(2) No person shall be entitled to the guardianship by virtue of the provisions of this Act or of any law relating to guardianship in marriage among Hindus, if the court is of opinion that his or her guardianship will not be for the welfare of the minor.
Custody of father
(i) The welfare of the child is determined neither by the economic affluence nor a deep mental or emotional concern for the well being of the child. The answer depends on the balancing of all these factors and determining what is best for the child’s total well being. Held that the father being a Sergeant in the Indian Army who had a record of disciplined life with a regular income, was willing to get posted to Kozhikode for the education of the minor and the parents of the father were affluent enough to look after the minor unlike the parents of the mother (who was dead) were old, had no proper source of income and also had a mentally retarded son to look after, was in a better position to look after the welfare of the minor; Munnodiyil Peravakutty v. Kuniyedath Chalil Velayudhan, AIR 1992 Ker 290.
(ii) Recognition of father’s absolute right to the custody of the child would render the child an inanimate property or chattel, which could be possessed and used as the owner pleases. Held that though the father was not found unfit as a guardian of his minor children keeping them in the custody of maternal grandmother subject to certain conditions; Baby Sarojam v. S. Vijaykrishnan Nair, AIR 1992 Ker 277.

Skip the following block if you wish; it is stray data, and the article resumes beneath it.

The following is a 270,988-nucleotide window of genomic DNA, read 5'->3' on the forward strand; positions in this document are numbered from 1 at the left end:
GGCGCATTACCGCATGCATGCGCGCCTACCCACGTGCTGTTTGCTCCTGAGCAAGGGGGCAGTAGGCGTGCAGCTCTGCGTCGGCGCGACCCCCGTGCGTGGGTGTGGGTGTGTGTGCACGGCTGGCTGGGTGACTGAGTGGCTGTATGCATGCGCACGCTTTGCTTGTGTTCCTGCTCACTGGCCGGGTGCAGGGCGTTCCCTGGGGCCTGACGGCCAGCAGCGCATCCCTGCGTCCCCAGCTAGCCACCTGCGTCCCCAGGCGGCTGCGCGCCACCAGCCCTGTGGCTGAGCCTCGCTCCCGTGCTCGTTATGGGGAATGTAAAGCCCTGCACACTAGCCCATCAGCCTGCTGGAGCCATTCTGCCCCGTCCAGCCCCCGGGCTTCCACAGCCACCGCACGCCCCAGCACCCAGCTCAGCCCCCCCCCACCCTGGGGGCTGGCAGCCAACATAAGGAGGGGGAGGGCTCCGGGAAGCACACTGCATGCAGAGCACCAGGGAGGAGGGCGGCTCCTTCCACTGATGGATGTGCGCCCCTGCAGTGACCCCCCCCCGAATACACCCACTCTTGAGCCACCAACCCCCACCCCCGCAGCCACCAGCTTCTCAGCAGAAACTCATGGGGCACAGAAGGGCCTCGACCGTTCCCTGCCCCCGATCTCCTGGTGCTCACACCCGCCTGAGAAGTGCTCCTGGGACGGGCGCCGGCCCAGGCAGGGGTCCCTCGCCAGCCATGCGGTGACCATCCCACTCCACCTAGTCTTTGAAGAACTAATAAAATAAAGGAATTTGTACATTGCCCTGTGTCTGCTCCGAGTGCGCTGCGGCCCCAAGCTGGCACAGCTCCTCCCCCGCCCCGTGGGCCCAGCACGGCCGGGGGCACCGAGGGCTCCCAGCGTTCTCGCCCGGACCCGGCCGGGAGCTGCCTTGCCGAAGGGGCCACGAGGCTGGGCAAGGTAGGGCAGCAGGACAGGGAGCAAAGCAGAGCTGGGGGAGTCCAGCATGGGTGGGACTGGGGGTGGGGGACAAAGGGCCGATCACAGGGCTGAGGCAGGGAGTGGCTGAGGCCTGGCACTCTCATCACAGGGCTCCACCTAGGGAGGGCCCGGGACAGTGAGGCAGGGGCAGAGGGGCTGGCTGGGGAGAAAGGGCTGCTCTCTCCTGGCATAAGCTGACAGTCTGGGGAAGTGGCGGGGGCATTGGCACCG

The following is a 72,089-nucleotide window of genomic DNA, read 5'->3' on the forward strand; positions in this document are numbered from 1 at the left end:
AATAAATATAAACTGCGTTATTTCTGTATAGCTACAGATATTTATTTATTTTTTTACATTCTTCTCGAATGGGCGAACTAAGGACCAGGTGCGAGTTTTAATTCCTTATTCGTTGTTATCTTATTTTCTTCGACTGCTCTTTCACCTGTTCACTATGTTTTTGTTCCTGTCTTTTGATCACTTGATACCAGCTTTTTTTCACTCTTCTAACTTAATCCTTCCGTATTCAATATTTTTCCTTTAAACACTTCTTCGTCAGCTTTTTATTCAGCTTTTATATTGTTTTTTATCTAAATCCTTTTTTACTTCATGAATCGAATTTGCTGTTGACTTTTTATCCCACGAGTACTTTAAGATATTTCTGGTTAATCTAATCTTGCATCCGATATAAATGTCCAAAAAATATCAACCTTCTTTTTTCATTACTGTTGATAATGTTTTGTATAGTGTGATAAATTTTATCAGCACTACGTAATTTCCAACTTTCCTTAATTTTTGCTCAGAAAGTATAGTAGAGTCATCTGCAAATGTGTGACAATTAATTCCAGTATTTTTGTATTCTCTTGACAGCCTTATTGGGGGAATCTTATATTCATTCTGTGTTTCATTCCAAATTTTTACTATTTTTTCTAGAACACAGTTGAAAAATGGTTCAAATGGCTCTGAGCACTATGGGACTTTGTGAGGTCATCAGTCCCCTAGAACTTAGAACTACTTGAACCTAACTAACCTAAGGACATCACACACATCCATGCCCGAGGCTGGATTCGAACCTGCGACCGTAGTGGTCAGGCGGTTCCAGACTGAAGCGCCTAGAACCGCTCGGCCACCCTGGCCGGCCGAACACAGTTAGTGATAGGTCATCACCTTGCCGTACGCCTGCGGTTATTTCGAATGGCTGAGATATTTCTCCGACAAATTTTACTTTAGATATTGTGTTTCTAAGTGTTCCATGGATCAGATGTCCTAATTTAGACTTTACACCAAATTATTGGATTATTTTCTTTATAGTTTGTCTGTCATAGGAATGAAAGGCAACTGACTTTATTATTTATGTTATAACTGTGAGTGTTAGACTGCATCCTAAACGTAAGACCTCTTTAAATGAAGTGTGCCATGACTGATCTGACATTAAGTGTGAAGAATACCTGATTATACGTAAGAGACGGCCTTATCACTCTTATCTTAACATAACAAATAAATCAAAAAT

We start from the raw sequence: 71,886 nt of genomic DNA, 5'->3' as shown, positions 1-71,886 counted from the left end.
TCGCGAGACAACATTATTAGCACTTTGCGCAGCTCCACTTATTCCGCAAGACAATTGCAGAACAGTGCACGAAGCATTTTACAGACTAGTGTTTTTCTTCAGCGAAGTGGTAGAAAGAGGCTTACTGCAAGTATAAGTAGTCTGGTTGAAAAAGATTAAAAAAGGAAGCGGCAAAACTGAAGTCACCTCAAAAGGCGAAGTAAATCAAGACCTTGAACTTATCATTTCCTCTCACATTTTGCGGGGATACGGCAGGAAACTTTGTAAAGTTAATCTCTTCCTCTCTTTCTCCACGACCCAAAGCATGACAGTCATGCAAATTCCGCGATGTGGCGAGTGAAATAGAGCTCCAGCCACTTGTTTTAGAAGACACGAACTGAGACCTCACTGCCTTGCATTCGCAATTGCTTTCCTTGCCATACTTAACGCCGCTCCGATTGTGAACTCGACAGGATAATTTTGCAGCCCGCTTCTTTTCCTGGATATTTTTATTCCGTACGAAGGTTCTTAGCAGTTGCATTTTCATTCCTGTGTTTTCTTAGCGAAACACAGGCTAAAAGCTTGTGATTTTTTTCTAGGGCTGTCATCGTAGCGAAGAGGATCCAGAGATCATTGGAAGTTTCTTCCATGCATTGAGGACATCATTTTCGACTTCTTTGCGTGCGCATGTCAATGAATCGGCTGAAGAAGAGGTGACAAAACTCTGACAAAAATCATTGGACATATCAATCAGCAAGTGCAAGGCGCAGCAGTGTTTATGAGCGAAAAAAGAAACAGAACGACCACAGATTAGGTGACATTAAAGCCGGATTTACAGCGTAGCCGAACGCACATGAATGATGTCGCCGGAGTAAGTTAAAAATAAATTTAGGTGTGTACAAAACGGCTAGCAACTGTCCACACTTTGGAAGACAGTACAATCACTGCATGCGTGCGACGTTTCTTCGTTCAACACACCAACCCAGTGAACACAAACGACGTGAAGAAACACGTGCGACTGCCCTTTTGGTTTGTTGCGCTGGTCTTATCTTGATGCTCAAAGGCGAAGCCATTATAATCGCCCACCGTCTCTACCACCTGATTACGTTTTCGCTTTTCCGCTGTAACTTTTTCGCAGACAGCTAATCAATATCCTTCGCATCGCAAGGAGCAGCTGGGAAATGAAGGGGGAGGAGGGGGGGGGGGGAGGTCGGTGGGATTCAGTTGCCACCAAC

Mother attending night clubs
Money alone is not sufficient to record finding regarding the welfare of the child. In case mother of minor is in the habit of attending night clubs and coming late at home during which period the minor has to be left in some care house, there is likelihood of his coming into contact with undesirable elements due to the negligence of mother. Therefore in the interest of child it will be proper that he is not left with his mother; Amit Beri v. Sheetal Beri, wife of Amit Beri, AIR 2003 All 18.
Minor left with relatives
The minor child had been left in the custody of his mother’s sister and maternal grandparents due to the mother’s illness. It was held that as the father is the natural guardian and was employed as a Lecturer a noble profession, the welfare of the minor is with his father and mother and not other relatives; Ankur Tripathi v. Radhey Shyam Pandey, AIR 1994 All 250.
Welfare: Paramount consideration
Though the natural guardians are enumerated in section 6 the right is not absolute and the court has to give paramount considertion to the welfare of the minor; Mohini v. Virendra, AIR 1977 SC 1359: 1977(3) SCC 513.